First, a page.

Incidentally, the Obama administration (representing American oil companies with billions invested in Equatorial Guinea) has not taken a public stand as of yet.

Here is the official statement of the government of Equatorial Guinea, crafted by its Washington lobbying firm, Qorvis Communications:

“The Government of Equatorial Guinea deeply regrets the controversy currently taking place in the international community regarding the UNESCO Prize—particularly among friendly nations such as France, which have even recently praised us for our progress. There exists a great deal of misperception about Equatorial Guinea, an issue that is partly our fault since we have not always responded to inaccuracies that have appeared in the international press or have been perpetuated by our critics. This will now change.”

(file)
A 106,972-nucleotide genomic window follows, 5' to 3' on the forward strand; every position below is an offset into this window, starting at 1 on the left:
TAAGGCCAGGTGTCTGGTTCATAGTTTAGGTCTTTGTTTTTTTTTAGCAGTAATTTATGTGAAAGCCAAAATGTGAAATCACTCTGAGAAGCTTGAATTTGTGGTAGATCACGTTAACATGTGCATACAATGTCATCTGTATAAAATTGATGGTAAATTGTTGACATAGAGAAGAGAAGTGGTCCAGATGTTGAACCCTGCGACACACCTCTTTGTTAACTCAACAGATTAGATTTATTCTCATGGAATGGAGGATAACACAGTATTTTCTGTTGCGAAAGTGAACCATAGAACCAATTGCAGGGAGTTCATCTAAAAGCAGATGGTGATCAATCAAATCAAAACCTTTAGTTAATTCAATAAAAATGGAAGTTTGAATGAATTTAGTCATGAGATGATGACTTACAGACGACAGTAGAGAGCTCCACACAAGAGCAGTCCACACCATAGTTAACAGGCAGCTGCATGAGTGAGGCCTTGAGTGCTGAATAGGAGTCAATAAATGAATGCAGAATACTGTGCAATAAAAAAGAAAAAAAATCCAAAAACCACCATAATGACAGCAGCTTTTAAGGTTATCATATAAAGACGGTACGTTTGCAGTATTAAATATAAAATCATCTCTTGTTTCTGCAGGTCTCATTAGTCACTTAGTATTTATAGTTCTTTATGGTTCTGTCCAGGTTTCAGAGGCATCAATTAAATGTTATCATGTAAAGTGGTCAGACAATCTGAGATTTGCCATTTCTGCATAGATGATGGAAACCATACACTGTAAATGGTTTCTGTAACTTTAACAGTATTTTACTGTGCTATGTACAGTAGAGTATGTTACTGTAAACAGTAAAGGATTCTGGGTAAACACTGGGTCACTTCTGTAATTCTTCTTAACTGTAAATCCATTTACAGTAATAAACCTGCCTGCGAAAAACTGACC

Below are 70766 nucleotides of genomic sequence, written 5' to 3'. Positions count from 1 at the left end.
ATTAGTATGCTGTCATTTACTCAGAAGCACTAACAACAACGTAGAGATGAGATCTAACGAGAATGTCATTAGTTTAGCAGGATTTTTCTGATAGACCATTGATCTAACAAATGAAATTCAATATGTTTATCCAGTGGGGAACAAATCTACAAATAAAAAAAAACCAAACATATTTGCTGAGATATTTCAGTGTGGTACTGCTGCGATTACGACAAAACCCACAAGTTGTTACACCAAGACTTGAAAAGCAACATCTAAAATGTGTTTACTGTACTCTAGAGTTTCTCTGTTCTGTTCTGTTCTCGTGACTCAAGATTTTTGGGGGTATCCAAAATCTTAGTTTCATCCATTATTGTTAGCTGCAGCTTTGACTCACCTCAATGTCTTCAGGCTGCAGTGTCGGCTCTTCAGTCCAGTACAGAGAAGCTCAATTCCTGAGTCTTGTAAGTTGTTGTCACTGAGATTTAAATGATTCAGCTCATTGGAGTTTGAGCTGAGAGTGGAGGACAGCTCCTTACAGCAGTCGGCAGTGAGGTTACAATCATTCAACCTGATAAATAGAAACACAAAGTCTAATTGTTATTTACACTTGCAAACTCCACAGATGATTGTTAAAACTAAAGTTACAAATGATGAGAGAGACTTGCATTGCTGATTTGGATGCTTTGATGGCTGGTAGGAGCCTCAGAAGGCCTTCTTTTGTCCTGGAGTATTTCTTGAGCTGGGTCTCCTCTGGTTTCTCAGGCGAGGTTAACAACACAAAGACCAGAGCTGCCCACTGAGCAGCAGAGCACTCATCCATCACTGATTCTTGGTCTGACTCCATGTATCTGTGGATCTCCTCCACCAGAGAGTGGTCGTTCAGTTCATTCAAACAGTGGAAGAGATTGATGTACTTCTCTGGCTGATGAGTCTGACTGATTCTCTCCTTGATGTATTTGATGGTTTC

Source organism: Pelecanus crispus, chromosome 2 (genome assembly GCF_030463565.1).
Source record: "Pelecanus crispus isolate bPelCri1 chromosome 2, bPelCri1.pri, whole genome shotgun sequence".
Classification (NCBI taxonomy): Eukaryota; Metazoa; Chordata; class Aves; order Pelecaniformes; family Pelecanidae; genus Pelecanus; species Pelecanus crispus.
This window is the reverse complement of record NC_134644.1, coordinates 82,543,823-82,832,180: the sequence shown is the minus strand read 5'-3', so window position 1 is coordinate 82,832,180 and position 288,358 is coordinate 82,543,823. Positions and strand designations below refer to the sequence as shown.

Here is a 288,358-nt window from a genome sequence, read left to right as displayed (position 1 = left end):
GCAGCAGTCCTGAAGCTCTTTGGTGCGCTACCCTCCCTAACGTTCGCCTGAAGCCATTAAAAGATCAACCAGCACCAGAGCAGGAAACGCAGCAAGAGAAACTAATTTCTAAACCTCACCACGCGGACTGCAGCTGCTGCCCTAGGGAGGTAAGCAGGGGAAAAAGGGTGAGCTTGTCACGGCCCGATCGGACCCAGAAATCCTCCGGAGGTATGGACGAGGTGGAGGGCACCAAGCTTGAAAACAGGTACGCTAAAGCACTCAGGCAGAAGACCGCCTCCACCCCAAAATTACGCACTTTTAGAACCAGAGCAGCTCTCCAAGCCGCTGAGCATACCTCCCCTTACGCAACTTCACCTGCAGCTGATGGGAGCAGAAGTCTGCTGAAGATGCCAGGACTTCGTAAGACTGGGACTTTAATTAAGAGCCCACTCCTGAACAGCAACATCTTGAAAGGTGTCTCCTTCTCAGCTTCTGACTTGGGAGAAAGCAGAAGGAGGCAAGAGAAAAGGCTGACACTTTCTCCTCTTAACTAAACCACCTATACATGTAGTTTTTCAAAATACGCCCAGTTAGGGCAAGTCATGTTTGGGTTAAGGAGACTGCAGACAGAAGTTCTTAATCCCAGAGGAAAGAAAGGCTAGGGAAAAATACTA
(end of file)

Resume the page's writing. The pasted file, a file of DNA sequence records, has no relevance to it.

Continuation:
It appears that Qorvis has convinced Obiang to stop branding critics of the award as racist, which was not a brilliant move given that so many of the critics were Africans, like Desmond Tutu. And there are no “misperceptions” about Equatorial Guinea. Other than Obiang and Qorvis, there’s universal condemnation of the horrible regime there.

Update: This afternoon David Killion, the U.S. representative to UNESCO, wrote a letter to the organization asking it to suspend the prize. “The United States supports a strong and effective UNESCO,” he wrote. “To carry out its mandate UNESCO must maintain public support, but I fear it is now in danger of losing it.

Share
Single Page

More from Ken Silverstein:

Commentary November 17, 2015, 6:41 pm

Shaky Foundations